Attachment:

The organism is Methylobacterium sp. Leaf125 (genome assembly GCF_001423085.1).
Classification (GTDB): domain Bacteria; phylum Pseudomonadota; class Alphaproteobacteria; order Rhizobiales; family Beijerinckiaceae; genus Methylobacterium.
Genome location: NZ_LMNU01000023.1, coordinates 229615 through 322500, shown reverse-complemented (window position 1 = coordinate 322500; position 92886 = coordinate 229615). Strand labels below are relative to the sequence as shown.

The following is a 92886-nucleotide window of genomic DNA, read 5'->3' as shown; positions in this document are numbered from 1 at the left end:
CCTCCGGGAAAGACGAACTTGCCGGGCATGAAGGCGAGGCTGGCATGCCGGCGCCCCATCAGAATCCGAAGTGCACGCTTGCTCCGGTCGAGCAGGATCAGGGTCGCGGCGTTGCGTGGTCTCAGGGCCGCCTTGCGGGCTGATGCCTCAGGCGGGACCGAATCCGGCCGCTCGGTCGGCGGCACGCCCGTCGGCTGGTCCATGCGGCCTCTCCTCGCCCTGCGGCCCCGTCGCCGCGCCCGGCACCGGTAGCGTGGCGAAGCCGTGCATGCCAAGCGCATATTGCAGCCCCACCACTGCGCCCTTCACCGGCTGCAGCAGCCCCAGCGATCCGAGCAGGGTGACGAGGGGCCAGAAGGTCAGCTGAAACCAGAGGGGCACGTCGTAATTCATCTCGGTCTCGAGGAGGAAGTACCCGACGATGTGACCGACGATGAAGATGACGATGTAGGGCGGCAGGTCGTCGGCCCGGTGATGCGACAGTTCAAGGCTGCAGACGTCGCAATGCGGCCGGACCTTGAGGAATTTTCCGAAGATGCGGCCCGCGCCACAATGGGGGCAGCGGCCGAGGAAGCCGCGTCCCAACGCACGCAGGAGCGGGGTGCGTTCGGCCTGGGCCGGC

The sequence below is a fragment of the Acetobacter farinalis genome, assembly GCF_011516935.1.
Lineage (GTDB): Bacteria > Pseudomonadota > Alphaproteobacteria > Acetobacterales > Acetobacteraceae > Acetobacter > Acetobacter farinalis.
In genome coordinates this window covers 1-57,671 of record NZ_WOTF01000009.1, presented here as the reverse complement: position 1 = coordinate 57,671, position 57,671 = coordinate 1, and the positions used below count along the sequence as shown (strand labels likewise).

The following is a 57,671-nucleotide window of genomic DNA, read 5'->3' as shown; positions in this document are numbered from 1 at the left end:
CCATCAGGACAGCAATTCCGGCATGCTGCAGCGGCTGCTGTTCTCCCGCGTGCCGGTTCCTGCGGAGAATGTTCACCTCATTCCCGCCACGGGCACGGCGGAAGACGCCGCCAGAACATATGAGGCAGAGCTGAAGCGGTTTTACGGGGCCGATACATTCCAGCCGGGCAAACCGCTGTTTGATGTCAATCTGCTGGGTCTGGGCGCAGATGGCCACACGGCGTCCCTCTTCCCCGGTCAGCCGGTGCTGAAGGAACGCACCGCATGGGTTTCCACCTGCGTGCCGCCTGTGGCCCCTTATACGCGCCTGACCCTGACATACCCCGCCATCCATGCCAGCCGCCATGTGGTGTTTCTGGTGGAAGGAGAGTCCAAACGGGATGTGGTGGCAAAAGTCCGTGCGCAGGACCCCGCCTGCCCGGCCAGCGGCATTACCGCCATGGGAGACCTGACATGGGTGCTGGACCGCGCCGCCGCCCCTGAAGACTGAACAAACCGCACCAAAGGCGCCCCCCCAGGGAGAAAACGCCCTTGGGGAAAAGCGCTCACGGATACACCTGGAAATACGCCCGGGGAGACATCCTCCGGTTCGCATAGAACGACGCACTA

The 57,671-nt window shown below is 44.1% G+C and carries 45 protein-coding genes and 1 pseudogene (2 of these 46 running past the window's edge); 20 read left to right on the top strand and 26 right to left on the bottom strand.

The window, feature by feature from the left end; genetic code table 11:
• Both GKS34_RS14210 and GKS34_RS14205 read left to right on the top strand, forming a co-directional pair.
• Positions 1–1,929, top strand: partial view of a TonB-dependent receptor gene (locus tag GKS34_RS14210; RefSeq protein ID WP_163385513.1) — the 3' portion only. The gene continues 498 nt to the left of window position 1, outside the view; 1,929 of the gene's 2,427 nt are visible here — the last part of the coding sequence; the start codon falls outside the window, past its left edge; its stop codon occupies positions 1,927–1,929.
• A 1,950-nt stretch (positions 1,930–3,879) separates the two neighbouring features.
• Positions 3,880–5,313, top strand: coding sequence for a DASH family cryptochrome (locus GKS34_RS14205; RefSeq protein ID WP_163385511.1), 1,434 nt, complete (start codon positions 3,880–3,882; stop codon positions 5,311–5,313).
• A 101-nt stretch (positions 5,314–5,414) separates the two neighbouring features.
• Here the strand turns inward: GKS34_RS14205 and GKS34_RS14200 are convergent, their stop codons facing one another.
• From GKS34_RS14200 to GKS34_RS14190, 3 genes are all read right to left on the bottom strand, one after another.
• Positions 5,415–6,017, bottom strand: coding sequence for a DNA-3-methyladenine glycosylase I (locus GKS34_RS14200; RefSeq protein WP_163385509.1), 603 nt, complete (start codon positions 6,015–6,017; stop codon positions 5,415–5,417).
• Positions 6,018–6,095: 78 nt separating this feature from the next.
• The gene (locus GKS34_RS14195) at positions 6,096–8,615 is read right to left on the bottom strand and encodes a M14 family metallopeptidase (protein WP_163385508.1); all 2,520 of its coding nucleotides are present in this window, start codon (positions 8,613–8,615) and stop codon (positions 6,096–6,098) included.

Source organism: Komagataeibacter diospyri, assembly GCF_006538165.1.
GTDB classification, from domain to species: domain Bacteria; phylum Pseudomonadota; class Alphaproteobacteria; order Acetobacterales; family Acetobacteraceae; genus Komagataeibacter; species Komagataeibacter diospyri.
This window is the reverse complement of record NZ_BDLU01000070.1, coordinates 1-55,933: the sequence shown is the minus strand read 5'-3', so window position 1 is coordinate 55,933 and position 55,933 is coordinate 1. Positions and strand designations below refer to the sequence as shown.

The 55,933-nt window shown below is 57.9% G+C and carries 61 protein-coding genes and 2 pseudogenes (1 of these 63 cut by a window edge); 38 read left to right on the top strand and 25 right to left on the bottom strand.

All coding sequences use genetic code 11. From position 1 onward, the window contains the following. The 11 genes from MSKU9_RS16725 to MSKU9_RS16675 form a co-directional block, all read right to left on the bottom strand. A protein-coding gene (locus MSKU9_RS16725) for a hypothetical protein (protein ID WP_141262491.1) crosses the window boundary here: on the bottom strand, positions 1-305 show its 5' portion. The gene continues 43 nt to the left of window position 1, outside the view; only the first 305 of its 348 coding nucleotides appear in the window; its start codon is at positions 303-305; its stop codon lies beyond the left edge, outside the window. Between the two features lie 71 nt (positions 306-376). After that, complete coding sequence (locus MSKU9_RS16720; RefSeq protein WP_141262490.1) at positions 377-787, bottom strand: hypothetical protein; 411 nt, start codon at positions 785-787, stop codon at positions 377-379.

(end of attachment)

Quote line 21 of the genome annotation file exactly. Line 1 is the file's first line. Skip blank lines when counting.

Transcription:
• Positions 6,018–6,095: 78 nt separating this feature from the next.